How we make our boards

This page contains information about how we make cribbage boards.

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First comes the advertising, which hopefully brings you to our website.  You see something you like and the design process starts.  Often we swap many, many emails as I lay out the tracks, engraving, images and pockets on the computer.  Eventually we agree on the design and I get to make your board!


Here I am picking a plank for a custom cribbage board.  I'm looking for a plank the right size with a nice grain pattern.


Once I've found a suitable plank, I use a tape measure and chalk it up.


I use a saber saw to cut the wood to rough length.


The wood is then cut to the correct width for the board on a table saw. I do still have all my fingers!


I've built machinery to help with the engraving.  Here you see a 60 degree engraving bit in a router slowly engraving the image into the surface of the wood.


Here, I've switched out the v-bit for a 1/8" drill bit and the holes are being drilled one at a time. There are 252 on this board and they all need to be perfectly aligned.


Then another bit-swap for a 1/2" straight edge for pocket cutting.


Once all the pockets are cut, the engraving and drilling complete, the board is trimmed to final size on the table saw. Here you can see a sled that keeps the angles nice and square.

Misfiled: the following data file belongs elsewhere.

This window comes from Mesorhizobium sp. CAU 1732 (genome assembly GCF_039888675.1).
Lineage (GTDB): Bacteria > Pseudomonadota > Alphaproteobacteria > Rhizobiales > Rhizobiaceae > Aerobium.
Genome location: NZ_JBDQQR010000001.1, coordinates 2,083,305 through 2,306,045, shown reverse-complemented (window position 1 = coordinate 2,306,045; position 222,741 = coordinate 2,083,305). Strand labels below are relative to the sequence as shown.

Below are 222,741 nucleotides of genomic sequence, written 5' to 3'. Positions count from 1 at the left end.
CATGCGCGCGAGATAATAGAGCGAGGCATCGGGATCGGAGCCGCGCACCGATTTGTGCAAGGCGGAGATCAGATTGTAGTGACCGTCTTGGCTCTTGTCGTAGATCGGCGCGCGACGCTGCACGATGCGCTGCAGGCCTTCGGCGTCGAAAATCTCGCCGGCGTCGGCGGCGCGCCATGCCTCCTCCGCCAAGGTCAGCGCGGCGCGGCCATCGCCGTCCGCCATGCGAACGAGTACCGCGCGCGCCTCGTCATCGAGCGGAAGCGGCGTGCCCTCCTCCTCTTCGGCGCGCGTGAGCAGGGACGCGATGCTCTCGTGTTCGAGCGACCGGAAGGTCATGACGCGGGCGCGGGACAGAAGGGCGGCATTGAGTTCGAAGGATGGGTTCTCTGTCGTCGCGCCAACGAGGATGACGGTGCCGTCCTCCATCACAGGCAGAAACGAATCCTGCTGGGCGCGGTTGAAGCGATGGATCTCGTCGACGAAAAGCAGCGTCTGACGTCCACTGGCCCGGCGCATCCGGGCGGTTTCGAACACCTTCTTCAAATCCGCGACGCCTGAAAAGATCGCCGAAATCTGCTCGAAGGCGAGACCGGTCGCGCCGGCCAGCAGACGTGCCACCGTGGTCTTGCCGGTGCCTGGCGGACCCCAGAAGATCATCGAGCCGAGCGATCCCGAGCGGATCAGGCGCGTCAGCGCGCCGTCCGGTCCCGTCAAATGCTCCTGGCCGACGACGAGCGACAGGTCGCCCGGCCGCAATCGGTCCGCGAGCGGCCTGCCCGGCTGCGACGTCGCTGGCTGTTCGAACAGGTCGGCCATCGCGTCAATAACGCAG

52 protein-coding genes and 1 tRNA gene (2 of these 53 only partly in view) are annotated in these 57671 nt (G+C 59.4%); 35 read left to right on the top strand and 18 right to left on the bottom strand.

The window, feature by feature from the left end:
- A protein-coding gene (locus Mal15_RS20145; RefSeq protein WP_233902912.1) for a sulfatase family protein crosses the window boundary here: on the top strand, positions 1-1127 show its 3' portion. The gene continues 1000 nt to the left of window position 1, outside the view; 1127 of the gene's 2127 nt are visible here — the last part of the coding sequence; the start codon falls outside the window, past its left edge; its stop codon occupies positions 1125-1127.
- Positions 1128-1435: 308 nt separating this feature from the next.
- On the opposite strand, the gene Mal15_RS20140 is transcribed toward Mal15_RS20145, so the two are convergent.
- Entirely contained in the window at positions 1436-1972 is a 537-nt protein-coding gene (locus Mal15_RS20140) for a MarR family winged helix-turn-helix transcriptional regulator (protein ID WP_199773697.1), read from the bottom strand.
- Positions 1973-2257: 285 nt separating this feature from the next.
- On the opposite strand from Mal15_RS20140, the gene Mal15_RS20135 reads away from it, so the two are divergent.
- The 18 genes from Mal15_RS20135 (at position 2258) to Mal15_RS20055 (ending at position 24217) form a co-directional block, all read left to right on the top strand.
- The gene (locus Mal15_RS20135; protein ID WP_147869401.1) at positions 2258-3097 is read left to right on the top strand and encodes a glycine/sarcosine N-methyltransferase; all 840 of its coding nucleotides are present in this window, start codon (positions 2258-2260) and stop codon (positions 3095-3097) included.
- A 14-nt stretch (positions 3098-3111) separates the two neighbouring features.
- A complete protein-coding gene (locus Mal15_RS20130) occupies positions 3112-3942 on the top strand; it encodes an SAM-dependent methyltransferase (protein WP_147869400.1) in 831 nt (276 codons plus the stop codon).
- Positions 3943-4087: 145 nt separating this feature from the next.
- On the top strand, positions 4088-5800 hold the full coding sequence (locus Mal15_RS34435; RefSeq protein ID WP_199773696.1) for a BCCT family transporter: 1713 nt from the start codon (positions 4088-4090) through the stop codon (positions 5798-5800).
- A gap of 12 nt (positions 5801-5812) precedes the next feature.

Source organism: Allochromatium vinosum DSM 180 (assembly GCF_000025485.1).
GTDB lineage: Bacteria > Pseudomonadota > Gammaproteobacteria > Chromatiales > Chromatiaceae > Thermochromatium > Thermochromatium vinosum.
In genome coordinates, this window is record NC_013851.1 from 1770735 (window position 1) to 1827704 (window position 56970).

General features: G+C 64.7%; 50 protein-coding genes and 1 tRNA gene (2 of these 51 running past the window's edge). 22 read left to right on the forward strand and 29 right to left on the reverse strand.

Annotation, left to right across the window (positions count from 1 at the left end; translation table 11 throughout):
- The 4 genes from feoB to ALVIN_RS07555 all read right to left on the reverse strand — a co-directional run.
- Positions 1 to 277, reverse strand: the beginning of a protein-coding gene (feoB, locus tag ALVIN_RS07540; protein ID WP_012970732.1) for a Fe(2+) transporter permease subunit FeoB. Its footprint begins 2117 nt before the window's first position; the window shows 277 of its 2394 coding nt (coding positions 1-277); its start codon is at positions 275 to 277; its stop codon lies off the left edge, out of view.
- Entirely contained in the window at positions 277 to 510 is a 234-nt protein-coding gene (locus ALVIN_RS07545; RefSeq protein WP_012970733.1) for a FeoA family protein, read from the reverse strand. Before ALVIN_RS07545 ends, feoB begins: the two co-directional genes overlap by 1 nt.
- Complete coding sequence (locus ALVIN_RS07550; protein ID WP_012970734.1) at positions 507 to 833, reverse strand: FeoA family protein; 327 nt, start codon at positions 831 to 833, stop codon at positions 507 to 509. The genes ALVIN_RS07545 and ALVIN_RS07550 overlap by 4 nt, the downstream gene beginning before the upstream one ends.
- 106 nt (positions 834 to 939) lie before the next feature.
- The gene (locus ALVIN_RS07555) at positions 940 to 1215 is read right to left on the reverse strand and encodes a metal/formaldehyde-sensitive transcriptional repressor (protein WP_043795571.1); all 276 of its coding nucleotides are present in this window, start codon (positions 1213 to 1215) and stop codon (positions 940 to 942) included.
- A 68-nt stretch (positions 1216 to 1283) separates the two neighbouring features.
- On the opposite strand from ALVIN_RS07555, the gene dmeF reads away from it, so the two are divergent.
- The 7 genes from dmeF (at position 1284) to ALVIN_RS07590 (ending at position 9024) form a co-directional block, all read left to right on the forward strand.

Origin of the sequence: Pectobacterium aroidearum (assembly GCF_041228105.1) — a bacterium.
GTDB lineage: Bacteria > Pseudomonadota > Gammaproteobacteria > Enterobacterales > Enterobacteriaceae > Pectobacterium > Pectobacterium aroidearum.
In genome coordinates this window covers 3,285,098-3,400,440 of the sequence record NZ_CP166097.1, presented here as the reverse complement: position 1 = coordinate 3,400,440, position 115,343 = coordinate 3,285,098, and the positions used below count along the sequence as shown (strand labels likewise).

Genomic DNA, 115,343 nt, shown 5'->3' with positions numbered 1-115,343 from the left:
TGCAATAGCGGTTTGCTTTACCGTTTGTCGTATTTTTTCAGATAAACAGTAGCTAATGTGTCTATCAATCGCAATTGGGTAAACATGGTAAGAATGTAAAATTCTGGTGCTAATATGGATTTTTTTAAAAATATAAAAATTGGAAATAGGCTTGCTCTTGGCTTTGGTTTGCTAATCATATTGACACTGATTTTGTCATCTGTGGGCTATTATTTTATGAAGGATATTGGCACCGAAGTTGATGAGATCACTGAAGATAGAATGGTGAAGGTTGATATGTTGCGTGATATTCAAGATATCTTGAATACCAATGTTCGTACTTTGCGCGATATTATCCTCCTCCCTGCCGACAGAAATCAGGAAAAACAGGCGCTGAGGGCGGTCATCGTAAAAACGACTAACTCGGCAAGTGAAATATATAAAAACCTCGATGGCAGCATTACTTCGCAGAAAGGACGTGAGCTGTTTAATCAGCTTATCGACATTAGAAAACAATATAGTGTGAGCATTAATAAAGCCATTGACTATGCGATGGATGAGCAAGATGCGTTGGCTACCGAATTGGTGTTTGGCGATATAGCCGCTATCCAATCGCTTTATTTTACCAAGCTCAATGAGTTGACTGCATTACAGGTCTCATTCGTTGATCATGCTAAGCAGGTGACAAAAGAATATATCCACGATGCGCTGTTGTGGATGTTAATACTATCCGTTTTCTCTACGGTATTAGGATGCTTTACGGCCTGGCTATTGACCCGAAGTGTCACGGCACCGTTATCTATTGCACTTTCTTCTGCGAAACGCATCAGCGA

I use a home-built router table to put a 45 degree chamfer on the edges.  A push piece helps avoid splitting the edges.


I then grab another small router to cut the peg pocket slot.



I use a mini-mill to drill the 1/4" holes for the magnets in the corners.  I use a little jig to make sure they're accurate


Next there is sanding - LOTS of sanding!  I sand all the faces and then I even sand the sharp edges a little so they feel nice in your hand. 


Then more sanding - right into the details with sanding sticks.


Each rare-earth magnet gets a coat of superglue and is pushed into its hole. At this point I try to make sure they are flush and not stuck to my fingers!


I sign each board with a burning pen.


Then I brush on layers and layers of shellac.


Once the shellac is dry I carefully apply paint to the images and lettering on the board. Usually it takes a couple of coats until I'm happy. Yes, this can take hours...  Then more coats of shellac to cover the paint.


Finally here's the finished product!  And there's a bag that Marty made with a sliding toggle for closure.


Here's the finished base showing off the painted engraving, card pocket and the brass peg pocket cover.  In the corners you can see four of the rare-earth magnets used to hold the two parts together.  And there are felt feet applied underneath to protect the table top.


A few people have asked why it takes so long to make a custom board and why they cost more than store-bought mass-produced items from China.  I do hope you have gained some understanding of the process involved and also why we love what we do!



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